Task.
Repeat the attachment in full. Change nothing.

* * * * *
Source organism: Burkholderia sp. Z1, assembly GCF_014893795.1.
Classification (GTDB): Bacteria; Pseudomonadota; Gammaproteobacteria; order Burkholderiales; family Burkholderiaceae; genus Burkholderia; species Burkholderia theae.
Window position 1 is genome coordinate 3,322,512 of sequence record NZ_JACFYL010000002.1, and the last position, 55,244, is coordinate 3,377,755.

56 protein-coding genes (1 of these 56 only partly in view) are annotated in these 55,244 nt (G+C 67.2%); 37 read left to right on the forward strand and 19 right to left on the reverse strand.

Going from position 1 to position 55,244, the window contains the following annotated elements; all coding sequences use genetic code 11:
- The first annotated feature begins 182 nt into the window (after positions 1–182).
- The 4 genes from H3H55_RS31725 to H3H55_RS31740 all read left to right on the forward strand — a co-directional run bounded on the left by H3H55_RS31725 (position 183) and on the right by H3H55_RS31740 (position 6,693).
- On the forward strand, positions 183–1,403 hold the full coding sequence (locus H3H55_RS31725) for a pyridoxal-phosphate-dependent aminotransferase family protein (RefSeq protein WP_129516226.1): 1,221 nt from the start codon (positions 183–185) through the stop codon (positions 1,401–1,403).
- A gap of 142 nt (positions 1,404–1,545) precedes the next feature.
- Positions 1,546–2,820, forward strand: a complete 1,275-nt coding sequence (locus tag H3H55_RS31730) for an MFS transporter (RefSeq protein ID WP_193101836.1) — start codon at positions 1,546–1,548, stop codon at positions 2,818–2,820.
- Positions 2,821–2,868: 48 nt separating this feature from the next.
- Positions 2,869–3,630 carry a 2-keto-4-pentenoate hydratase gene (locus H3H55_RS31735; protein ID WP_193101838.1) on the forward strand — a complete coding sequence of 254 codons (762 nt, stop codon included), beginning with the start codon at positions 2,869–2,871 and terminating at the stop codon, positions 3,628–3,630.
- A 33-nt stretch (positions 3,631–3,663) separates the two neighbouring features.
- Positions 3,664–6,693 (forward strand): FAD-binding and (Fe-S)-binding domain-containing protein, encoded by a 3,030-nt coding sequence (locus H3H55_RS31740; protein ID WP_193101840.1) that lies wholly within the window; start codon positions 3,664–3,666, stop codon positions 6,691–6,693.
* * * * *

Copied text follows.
Source organism: Burkholderia sp. Z1, assembly GCF_014893795.1.
Classification (GTDB): Bacteria; Pseudomonadota; Gammaproteobacteria; order Burkholderiales; family Burkholderiaceae; genus Burkholderia; species Burkholderia theae.
Window position 1 is genome coordinate 3,322,512 of sequence record NZ_JACFYL010000002.1, and the last position, 55,244, is coordinate 3,377,755.

56 protein-coding genes (1 of these 56 only partly in view) are annotated in these 55,244 nt (G+C 67.2%); 37 read left to right on the forward strand and 19 right to left on the reverse strand.

Going from position 1 to position 55,244, the window contains the following annotated elements; all coding sequences use genetic code 11:
- The first annotated feature begins 182 nt into the window (after positions 1–182).
- The 4 genes from H3H55_RS31725 to H3H55_RS31740 all read left to right on the forward strand — a co-directional run bounded on the left by H3H55_RS31725 (position 183) and on the right by H3H55_RS31740 (position 6,693).
- On the forward strand, positions 183–1,403 hold the full coding sequence (locus H3H55_RS31725) for a pyridoxal-phosphate-dependent aminotransferase family protein (RefSeq protein WP_129516226.1): 1,221 nt from the start codon (positions 183–185) through the stop codon (positions 1,401–1,403).
- A gap of 142 nt (positions 1,404–1,545) precedes the next feature.
- Positions 1,546–2,820, forward strand: a complete 1,275-nt coding sequence (locus tag H3H55_RS31730) for an MFS transporter (RefSeq protein ID WP_193101836.1) — start codon at positions 1,546–1,548, stop codon at positions 2,818–2,820.
- Positions 2,821–2,868: 48 nt separating this feature from the next.
- Positions 2,869–3,630 carry a 2-keto-4-pentenoate hydratase gene (locus H3H55_RS31735; protein ID WP_193101838.1) on the forward strand — a complete coding sequence of 254 codons (762 nt, stop codon included), beginning with the start codon at positions 2,869–2,871 and terminating at the stop codon, positions 3,628–3,630.
- A 33-nt stretch (positions 3,631–3,663) separates the two neighbouring features.
- Positions 3,664–6,693 (forward strand): FAD-binding and (Fe-S)-binding domain-containing protein, encoded by a 3,030-nt coding sequence (locus H3H55_RS31740; protein ID WP_193101840.1) that lies wholly within the window; start codon positions 3,664–3,666, stop codon positions 6,691–6,693.